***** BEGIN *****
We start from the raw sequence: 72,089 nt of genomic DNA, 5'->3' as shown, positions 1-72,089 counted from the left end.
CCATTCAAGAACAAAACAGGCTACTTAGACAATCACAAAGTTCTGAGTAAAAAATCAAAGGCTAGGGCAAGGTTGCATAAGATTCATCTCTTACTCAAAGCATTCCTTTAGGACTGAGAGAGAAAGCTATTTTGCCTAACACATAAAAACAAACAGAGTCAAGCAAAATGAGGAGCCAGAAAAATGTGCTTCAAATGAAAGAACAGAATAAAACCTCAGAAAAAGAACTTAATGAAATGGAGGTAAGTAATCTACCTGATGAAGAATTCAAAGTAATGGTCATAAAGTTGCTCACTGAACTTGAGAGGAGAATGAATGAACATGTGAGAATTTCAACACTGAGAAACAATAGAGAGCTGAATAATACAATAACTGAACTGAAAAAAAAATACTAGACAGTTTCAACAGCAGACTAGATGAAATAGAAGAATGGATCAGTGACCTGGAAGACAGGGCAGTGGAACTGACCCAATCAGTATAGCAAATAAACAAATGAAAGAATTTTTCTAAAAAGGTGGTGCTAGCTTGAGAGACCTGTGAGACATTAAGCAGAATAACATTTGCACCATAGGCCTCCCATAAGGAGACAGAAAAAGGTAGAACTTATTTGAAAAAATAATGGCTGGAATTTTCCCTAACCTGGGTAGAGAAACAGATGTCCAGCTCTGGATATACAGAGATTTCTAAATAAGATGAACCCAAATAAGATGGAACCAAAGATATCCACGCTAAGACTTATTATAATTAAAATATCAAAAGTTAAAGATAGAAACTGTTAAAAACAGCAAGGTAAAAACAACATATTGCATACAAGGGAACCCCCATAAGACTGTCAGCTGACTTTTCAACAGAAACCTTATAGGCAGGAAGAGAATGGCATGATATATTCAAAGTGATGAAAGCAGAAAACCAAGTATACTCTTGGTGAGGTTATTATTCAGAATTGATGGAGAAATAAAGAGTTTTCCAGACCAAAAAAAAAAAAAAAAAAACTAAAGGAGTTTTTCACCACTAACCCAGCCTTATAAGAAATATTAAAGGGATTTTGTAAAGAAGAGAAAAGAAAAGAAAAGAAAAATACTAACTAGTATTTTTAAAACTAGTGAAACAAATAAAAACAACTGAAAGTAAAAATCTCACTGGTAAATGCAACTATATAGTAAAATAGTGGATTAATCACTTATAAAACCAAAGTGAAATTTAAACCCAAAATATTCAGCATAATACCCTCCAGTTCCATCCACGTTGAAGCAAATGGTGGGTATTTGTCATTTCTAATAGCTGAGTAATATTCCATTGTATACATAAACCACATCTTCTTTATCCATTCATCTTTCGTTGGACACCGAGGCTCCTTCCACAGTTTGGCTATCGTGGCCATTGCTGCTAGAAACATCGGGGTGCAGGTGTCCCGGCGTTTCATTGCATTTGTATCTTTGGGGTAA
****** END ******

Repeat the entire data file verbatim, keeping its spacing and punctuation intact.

We start from the raw sequence: 72,089 nt of genomic DNA, 5'->3' as shown, positions 1-72,089 counted from the left end.
CCATTCAAGAACAAAACAGGCTACTTAGACAATCACAAAGTTCTGAGTAAAAAATCAAAGGCTAGGGCAAGGTTGCATAAGATTCATCTCTTACTCAAAGCATTCCTTTAGGACTGAGAGAGAAAGCTATTTTGCCTAACACATAAAAACAAACAGAGTCAAGCAAAATGAGGAGCCAGAAAAATGTGCTTCAAATGAAAGAACAGAATAAAACCTCAGAAAAAGAACTTAATGAAATGGAGGTAAGTAATCTACCTGATGAAGAATTCAAAGTAATGGTCATAAAGTTGCTCACTGAACTTGAGAGGAGAATGAATGAACATGTGAGAATTTCAACACTGAGAAACAATAGAGAGCTGAATAATACAATAACTGAACTGAAAAAAAAATACTAGACAGTTTCAACAGCAGACTAGATGAAATAGAAGAATGGATCAGTGACCTGGAAGACAGGGCAGTGGAACTGACCCAATCAGTATAGCAAATAAACAAATGAAAGAATTTTTCTAAAAAGGTGGTGCTAGCTTGAGAGACCTGTGAGACATTAAGCAGAATAACATTTGCACCATAGGCCTCCCATAAGGAGACAGAAAAAGGTAGAACTTATTTGAAAAAATAATGGCTGGAATTTTCCCTAACCTGGGTAGAGAAACAGATGTCCAGCTCTGGATATACAGAGATTTCTAAATAAGATGAACCCAAATAAGATGGAACCAAAGATATCCACGCTAAGACTTATTATAATTAAAATATCAAAAGTTAAAGATAGAAACTGTTAAAAACAGCAAGGTAAAAACAACATATTGCATACAAGGGAACCCCCATAAGACTGTCAGCTGACTTTTCAACAGAAACCTTATAGGCAGGAAGAGAATGGCATGATATATTCAAAGTGATGAAAGCAGAAAACCAAGTATACTCTTGGTGAGGTTATTATTCAGAATTGATGGAGAAATAAAGAGTTTTCCAGACCAAAAAAAAAAAAAAAAAAACTAAAGGAGTTTTTCACCACTAACCCAGCCTTATAAGAAATATTAAAGGGATTTTGTAAAGAAGAGAAAAGAAAAGAAAAGAAAAATACTAACTAGTATTTTTAAAACTAGTGAAACAAATAAAAACAACTGAAAGTAAAAATCTCACTGGTAAATGCAACTATATAGTAAAATAGTGGATTAATCACTTATAAAACCAAAGTGAAATTTAAACCCAAAATATTCAGCATAATACCCTCCAGTTCCATCCACGTTGAAGCAAATGGTGGGTATTTGTCATTTCTAATAGCTGAGTAATATTCCATTGTATACATAAACCACATCTTCTTTATCCATTCATCTTTCGTTGGACACCGAGGCTCCTTCCACAGTTTGGCTATCGTGGCCATTGCTGCTAGAAACATCGGGGTGCAGGTGTCCCGGCGTTTCATTGCATTTGTATCTTTGGGGTAA